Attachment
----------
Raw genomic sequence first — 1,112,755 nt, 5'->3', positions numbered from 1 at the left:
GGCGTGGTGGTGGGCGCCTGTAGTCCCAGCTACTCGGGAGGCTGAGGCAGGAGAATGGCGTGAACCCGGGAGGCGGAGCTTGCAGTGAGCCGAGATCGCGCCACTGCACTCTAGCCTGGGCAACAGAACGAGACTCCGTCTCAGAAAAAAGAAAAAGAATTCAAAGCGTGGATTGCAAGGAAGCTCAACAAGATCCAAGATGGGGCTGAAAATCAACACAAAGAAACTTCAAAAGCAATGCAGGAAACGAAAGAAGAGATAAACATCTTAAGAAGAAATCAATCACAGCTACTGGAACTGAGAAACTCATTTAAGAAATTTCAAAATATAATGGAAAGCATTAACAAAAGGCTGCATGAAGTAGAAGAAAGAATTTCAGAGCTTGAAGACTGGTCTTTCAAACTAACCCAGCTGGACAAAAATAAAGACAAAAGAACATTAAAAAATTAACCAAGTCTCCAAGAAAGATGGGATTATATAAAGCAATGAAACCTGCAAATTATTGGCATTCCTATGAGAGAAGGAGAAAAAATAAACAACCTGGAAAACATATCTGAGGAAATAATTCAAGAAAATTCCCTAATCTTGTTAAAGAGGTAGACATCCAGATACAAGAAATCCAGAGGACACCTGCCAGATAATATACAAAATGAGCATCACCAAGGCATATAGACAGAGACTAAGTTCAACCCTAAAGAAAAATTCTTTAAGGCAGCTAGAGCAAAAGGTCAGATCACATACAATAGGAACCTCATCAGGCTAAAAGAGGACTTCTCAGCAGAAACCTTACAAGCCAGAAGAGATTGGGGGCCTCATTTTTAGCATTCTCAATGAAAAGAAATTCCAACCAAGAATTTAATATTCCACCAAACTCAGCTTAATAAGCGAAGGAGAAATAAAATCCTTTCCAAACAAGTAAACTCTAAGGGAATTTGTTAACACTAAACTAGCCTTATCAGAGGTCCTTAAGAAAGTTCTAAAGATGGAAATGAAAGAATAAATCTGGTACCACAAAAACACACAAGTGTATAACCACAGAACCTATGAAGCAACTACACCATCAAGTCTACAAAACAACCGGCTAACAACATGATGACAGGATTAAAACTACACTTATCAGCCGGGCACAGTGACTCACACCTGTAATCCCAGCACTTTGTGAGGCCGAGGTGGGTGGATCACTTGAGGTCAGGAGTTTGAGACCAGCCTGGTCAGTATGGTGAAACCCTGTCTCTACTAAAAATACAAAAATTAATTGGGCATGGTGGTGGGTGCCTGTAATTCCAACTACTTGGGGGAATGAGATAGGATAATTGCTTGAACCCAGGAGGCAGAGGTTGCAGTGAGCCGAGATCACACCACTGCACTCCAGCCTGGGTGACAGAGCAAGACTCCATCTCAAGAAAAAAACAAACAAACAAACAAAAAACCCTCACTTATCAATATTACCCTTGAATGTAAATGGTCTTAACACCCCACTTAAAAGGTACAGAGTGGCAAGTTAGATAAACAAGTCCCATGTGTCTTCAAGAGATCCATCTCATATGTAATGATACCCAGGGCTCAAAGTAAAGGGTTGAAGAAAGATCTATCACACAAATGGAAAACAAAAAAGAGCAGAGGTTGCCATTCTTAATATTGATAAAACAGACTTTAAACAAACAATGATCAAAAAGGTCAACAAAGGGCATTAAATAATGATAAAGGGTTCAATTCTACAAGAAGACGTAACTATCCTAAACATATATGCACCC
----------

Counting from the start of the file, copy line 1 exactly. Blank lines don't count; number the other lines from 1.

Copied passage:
Raw genomic sequence first — 1,112,755 nt, 5'->3', positions numbered from 1 at the left: